1. How to use maps and other geographic representations, tools, and technologies to acquire, process, and report information from a spatial perspective
2. How to use mental maps to organize information about people, places, and environments in a spatial context
3. How to analyze the spatial organization of people, places, and environments on earth’s surface

2.  Places and Regions

4. The physical and human characteristics of places
5. That people create regions to interpret earth’s complexity
6. How culture and experience influence people’s perceptions of places and regions

3.  Physical Systems

7. The physical processes that shape the patterns of earth’s surface
8. The characteristics and spatial distribution of ecosystems on earth’s surface

4.  Human Systems

9. The characteristics, distribution, and migration of human populations on earth’s surface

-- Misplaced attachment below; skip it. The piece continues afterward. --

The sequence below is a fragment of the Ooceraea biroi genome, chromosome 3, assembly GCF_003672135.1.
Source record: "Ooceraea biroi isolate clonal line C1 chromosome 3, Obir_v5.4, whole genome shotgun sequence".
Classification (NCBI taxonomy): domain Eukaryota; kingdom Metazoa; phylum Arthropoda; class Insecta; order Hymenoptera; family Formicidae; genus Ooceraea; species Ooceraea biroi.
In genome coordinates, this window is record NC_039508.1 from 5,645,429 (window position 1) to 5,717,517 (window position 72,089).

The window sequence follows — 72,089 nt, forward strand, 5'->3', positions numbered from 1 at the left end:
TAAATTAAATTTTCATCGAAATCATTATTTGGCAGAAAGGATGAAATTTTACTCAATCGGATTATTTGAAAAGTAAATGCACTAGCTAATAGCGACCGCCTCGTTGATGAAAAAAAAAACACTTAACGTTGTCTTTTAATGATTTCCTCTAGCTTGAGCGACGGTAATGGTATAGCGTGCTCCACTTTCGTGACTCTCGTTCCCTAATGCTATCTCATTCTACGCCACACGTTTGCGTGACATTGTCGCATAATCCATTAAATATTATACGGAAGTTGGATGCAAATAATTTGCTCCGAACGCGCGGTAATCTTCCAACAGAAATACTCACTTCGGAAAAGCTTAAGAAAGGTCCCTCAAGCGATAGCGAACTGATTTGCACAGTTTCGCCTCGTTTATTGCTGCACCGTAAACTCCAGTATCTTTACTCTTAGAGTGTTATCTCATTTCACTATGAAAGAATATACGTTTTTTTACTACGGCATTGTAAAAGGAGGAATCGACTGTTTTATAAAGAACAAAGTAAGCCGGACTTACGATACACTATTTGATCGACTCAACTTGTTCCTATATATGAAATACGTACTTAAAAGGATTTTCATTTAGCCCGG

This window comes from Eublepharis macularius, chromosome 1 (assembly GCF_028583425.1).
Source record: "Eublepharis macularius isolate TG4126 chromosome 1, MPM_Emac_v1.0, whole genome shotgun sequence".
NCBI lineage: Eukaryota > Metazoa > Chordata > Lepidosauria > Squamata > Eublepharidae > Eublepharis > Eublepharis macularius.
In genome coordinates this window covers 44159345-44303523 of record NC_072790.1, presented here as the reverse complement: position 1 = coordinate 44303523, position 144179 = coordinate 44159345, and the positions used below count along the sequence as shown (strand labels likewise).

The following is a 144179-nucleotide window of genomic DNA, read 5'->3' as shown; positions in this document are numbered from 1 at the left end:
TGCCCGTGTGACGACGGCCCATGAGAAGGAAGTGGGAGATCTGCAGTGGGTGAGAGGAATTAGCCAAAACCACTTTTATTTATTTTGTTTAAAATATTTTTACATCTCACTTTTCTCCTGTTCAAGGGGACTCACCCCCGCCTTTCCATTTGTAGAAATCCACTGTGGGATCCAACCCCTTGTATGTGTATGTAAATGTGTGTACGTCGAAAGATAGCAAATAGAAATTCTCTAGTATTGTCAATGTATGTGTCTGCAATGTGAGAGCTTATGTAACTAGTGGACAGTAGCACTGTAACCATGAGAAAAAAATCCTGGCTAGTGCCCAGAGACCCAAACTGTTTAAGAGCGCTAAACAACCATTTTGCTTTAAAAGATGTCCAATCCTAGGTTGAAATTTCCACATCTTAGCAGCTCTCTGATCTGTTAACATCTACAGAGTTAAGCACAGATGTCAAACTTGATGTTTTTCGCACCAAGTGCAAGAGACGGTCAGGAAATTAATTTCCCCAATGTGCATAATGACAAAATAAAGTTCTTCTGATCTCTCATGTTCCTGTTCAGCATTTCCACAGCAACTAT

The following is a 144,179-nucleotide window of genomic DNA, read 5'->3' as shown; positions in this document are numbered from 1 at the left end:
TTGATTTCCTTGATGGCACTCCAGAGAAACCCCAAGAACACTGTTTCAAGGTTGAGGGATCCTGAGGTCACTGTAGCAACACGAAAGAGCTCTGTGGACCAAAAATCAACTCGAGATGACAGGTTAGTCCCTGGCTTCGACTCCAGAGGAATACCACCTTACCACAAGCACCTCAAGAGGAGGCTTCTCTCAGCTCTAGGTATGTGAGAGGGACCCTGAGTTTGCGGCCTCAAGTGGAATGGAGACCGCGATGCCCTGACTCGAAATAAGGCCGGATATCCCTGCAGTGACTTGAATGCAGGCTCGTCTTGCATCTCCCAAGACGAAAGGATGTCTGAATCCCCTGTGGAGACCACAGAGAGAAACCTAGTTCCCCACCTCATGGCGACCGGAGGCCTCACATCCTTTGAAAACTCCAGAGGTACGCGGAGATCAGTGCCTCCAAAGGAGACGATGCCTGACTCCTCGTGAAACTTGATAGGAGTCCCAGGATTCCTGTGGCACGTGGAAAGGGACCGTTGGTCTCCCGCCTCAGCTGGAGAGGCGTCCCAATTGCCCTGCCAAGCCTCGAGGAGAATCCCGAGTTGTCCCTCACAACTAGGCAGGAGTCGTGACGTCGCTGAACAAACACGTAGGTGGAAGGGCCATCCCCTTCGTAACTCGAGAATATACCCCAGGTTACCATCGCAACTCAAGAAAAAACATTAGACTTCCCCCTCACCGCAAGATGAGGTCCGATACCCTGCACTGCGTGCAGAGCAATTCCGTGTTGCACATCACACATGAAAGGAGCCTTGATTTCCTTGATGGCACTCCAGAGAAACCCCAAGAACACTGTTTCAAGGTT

10. The characteristics, distribution, and complexity of earth’s cultural mosaics
11. The patterns and networks of economic interdependence on earth’s surface
12. The processes, patterns, and functions of human settlement
13. How the forces of cooperation and conflict among people influence the division and control of earth’s surface

5.  Environment and Society

14. How human actions modify the physical environment
15. How physical systems affect human systems
16. The changes that occur in the meaning, use, distribution, and importance of resources

6.  The Uses of Geography

17. How to apply geography to interpret the past
18. How to apply geography to interpret the present and plan for the future

if you want to geek out a bit harder go visit the national geographic standards matrix and click on the standard number for more details, or go here and scroll down.  and if you want to geek out super, super hard then go to both since they both contain different information.